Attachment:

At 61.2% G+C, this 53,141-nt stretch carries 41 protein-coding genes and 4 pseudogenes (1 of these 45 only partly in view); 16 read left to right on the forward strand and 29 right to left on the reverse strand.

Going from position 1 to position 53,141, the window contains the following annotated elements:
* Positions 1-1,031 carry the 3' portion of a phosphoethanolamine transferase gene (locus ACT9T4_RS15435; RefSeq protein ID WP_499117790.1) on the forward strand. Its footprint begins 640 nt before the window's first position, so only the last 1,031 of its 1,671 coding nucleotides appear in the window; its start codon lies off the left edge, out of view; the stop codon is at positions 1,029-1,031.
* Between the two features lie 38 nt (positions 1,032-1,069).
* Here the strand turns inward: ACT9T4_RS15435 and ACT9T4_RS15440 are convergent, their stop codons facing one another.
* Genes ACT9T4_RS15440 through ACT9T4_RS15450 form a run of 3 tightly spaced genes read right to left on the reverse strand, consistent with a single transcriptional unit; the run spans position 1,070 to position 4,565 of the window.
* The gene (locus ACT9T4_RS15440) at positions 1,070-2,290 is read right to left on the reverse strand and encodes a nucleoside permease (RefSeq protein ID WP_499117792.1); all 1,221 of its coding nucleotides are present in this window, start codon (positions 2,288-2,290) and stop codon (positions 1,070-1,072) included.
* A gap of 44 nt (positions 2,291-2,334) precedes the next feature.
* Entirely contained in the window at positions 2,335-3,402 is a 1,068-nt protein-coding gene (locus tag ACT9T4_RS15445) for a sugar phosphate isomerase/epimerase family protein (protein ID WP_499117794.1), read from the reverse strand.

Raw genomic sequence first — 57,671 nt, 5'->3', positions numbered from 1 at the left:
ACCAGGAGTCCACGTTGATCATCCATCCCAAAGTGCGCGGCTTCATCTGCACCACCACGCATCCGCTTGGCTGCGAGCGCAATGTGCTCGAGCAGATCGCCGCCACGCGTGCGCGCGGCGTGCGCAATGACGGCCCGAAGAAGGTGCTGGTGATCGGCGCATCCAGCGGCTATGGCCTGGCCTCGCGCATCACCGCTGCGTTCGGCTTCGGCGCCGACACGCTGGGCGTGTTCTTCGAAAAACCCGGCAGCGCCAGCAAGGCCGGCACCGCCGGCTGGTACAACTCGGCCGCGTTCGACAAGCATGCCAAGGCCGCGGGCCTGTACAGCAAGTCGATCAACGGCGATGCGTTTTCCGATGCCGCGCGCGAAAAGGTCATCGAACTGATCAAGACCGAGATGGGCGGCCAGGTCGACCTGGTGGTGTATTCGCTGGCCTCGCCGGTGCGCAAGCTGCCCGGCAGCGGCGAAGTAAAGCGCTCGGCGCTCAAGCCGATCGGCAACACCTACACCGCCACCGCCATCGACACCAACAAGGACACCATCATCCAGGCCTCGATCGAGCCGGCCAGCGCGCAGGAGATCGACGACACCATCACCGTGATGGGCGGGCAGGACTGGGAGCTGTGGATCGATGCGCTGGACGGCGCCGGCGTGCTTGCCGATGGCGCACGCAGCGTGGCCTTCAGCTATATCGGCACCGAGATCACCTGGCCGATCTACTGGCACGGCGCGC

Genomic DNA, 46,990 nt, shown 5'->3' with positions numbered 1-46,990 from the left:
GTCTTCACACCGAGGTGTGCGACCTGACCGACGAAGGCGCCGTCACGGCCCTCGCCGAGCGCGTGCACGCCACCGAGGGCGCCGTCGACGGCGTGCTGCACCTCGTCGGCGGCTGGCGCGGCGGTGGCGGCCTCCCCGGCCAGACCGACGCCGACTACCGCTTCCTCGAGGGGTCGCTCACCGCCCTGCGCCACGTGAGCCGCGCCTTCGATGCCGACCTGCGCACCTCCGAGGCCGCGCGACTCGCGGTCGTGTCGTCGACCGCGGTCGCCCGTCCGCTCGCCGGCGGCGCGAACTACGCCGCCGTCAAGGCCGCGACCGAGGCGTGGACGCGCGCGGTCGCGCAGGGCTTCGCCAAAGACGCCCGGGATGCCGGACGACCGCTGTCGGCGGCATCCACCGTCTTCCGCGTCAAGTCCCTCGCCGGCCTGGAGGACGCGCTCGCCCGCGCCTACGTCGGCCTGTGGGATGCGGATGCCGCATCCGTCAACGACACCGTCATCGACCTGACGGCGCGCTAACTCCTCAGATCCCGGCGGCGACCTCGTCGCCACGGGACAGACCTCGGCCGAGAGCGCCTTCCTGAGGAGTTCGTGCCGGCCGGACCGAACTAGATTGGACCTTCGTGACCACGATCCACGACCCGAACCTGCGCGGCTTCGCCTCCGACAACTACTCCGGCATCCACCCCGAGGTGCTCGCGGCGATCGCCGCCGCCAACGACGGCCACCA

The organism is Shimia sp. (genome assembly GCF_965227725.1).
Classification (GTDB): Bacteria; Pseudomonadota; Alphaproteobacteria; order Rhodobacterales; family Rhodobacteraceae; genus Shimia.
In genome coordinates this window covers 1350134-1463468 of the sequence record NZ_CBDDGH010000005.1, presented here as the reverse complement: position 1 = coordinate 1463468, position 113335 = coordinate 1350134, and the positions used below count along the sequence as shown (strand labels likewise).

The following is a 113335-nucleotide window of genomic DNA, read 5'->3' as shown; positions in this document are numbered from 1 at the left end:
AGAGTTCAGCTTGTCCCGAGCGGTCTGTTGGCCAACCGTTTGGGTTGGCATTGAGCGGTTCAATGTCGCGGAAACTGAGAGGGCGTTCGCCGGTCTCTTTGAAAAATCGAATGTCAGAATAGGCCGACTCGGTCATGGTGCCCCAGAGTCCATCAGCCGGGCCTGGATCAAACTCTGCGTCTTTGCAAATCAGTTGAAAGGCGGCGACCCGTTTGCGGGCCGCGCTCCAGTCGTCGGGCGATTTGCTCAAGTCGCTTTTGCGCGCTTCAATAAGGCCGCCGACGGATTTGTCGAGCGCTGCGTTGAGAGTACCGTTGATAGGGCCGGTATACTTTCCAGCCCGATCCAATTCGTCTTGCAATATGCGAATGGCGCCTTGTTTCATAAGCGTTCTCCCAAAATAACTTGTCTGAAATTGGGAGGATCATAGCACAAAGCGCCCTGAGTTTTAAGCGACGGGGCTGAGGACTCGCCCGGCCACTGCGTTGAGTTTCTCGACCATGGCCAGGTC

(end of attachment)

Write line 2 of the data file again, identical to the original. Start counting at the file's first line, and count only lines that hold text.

Going from position 1 to position 53,141, the window contains the following annotated elements: